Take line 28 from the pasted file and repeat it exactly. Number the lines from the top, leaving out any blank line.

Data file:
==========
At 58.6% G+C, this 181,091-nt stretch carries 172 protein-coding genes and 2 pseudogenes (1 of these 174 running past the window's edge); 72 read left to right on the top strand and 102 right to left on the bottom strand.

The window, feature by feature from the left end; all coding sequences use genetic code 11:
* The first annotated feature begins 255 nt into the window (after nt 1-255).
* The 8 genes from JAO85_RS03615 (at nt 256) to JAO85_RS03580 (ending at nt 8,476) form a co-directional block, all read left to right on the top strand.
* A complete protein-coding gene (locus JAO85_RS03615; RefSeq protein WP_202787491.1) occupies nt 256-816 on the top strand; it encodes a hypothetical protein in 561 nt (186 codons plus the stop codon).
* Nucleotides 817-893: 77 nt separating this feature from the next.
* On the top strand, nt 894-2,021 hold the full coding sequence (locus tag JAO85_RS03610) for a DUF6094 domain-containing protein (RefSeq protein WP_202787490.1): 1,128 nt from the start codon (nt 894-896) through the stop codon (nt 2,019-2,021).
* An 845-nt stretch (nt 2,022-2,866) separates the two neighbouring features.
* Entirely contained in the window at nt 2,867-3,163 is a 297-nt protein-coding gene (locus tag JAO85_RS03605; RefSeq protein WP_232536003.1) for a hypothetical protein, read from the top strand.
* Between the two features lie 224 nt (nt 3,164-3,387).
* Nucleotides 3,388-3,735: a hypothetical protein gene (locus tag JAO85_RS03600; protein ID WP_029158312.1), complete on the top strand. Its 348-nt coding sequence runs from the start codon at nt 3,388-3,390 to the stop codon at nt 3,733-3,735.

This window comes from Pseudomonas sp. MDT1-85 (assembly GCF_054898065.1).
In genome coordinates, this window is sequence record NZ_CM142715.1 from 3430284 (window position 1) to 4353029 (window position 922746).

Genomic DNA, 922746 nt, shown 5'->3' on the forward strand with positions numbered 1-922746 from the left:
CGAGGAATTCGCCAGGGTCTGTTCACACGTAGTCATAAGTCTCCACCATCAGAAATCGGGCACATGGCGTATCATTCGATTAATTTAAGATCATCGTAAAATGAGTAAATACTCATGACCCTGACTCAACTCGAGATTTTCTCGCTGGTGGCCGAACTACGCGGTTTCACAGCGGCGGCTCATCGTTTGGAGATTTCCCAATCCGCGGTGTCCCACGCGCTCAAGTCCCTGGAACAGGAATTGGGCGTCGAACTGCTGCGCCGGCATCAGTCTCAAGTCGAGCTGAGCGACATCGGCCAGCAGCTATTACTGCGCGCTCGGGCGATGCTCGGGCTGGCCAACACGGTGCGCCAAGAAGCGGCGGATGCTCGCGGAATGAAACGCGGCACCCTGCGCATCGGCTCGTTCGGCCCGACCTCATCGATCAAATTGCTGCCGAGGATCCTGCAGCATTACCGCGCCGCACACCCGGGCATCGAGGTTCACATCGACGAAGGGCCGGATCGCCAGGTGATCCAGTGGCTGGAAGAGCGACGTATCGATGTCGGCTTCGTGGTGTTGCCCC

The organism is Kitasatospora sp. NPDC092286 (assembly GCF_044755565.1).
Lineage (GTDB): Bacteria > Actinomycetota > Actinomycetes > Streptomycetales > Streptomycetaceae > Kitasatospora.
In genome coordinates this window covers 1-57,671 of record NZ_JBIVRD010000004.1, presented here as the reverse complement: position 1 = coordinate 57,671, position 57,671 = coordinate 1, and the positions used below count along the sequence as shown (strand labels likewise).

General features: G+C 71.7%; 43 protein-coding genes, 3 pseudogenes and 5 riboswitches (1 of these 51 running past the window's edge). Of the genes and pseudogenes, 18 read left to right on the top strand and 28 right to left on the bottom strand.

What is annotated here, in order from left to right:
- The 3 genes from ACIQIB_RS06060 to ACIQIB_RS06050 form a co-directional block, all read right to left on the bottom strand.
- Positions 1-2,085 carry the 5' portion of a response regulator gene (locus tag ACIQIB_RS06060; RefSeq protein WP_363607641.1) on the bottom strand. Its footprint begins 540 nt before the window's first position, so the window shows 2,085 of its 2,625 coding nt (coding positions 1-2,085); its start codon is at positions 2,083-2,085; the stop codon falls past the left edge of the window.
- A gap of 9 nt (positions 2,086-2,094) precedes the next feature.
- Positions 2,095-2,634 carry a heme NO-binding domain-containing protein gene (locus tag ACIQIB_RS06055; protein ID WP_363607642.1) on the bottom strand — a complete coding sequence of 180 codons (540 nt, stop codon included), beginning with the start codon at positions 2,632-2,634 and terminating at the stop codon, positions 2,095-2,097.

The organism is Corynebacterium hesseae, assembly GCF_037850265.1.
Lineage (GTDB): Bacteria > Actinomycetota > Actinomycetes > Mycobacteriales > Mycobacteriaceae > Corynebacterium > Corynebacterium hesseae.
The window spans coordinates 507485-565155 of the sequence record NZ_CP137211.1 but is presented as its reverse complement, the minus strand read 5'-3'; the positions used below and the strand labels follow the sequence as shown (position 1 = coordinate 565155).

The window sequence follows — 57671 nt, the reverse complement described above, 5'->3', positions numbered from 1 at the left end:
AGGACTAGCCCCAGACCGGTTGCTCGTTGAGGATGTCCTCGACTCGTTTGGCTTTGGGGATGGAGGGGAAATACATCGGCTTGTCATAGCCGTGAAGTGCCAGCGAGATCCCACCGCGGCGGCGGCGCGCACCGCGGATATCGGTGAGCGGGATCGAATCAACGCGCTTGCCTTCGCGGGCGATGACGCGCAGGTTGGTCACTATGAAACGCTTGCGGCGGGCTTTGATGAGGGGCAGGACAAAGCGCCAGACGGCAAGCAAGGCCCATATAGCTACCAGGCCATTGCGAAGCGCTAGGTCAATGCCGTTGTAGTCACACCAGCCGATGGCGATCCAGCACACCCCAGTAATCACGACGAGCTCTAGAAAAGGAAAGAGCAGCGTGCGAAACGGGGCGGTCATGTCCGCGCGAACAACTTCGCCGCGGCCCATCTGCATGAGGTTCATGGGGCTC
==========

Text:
The window sequence follows — 57671 nt, the reverse complement described above, 5'->3', positions numbered from 1 at the left end: